"Farmers Fear Judgment Day in Dust Storm"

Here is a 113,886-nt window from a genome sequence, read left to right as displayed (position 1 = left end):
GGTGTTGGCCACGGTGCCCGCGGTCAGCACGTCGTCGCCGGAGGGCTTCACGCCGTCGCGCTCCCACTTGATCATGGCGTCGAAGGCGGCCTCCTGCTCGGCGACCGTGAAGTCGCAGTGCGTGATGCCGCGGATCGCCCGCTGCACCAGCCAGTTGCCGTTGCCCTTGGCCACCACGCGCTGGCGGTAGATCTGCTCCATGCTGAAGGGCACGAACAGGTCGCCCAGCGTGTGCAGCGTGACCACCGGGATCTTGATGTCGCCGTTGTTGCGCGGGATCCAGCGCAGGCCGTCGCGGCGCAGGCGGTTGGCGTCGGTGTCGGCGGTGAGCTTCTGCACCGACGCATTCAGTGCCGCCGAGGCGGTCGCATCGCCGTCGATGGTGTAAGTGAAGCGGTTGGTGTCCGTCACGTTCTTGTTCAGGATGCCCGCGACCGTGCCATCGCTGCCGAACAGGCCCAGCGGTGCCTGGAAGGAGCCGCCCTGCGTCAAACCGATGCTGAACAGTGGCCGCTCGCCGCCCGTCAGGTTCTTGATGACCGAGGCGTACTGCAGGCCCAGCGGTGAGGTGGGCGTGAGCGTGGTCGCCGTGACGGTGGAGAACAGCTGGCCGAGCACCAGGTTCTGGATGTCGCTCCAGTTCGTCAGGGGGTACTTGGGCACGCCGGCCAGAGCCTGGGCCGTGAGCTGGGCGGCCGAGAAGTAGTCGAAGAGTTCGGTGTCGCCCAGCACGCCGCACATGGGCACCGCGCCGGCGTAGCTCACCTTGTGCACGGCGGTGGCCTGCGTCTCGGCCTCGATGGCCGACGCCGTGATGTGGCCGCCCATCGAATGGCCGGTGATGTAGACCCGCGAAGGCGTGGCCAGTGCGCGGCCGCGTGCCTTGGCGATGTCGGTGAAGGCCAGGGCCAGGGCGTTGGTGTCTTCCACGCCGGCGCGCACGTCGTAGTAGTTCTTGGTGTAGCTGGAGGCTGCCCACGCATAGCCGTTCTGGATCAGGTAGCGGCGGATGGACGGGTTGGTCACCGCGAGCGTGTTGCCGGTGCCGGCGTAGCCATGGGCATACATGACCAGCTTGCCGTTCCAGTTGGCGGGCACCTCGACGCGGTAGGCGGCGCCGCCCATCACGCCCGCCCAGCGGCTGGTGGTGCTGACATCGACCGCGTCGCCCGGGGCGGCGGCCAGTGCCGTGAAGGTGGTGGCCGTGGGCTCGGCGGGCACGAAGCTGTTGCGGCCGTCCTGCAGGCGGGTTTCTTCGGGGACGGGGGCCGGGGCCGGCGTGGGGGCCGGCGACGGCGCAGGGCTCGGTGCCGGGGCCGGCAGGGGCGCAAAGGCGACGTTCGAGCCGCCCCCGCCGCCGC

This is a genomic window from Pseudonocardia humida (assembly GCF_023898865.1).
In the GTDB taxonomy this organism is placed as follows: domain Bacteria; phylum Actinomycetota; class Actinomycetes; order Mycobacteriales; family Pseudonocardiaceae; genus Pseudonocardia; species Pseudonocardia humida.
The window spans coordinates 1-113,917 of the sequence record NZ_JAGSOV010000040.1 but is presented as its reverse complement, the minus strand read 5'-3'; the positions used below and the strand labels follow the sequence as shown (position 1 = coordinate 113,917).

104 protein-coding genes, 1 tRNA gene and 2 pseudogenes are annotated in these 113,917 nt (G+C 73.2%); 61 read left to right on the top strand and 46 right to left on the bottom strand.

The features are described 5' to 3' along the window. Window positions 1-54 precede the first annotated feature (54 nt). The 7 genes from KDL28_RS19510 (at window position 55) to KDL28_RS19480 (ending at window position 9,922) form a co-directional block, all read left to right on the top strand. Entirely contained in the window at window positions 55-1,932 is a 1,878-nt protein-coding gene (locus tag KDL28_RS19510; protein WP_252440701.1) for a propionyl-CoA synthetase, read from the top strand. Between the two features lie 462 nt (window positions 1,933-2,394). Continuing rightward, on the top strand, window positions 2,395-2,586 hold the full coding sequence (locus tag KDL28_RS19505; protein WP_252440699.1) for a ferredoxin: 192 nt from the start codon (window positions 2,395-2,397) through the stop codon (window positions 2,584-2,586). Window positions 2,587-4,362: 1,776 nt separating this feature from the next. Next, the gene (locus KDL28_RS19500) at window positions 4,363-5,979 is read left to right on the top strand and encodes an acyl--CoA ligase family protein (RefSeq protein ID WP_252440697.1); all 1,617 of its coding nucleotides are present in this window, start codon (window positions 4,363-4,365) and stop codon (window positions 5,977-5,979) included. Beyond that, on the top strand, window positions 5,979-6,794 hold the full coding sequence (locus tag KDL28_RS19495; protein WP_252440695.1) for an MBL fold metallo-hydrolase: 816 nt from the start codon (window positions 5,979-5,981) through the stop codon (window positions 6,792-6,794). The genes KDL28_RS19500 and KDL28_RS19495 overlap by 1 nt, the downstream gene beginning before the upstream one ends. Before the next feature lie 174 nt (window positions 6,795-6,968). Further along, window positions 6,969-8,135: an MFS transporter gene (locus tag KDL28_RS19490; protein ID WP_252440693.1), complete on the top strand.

A XT m ZZZl ' 17. 1935 FARMERS FEAR I JUDGMENT DAY IN DUST STORM Punishment for Their Sins, Sisters Tell Writer in Blizzard Belt DESERTING COUNTRY Pioneers See 30 Years Work Destroyed by Gathering Silt of A. United Press staff correspondent is touring the worst afflicted areas of the dust storm country to get an iyc-u;tness account of the "dust blizzards" 'uch are turning portions of-Kansas, Oklahoma, Colorado. Texas and Xew Mexico into desert. His third dispatch follows. By FRANK McNAUGHTON SPRINGFIELD, Col., April 17 Some people in the dust country be lieve God is punishing them for their sins. I heard that belief uttered by a shoeless woman whose crumbling rock home was so filled with dust that she used a shovel to "bail out" the dirt. I came here through a "dust blizzard" by automobile from Boise City, Okla., with Cecil Lewis, a mail carrier. Trains couldn't get through, so Lewis had to bring the mail in his car. While he kept his attention on the road I boxed the mail. Masked Against Dust Both of us wore respiration masks to make breathing easier. But the fine sand permeates everything. It fills your hair and eyes and mouth with grit and makes your lungs feel as though they had been sandpapered inside. Near Campo, Col, we pulled up to a battered tin mailbox on a leaning hedge post. Through the dust we could see the farmhouse, built of rock that was crumbling away at the corners. Suddenly an apparition leaped through a paneless window and came running toward the car. It was a woman of indeterminate age. She was shoeless and stockingless. I could see the dust spurt between her toes as she paddled through a shallow drift. Her hair streamed in the dust. She wanted news of the outside world. She and her sister had been marooned for days. While she talked to us her sister casually tossed a shovelful of dirt out of the window. Both appeared to be ill and were desperately discouraged. The government killed 11 -their cattle last summer and . the wind had blown away all of their wheat, which they had planted , themselves. . Divine runishment' "This is a sinful country or God would never have punished us this way," the elder sister said. "We'd leave If we could. It's a judgment." Of Baca County's 3.000 acres. 97 per cent is devoid of plant life, Kenneth Welch, Relief Administrator, told me. A plan is afoot to move the population westward into the mountain regions. Half of the 10.000 people in the county are on relief. Many are ill with dust induced bronchitis, sinus infection or lung maladies. This county was settled 30 years ago by emigrants from Kansas and Missouri. They built up its productivity until in 1931 the county harvested 7,000,000 bushels of wheat. Baca County once produced 12 per cent of the nation's broom com supply. This year it can produce nothing. by way for Wilbur and oil the the lifting "we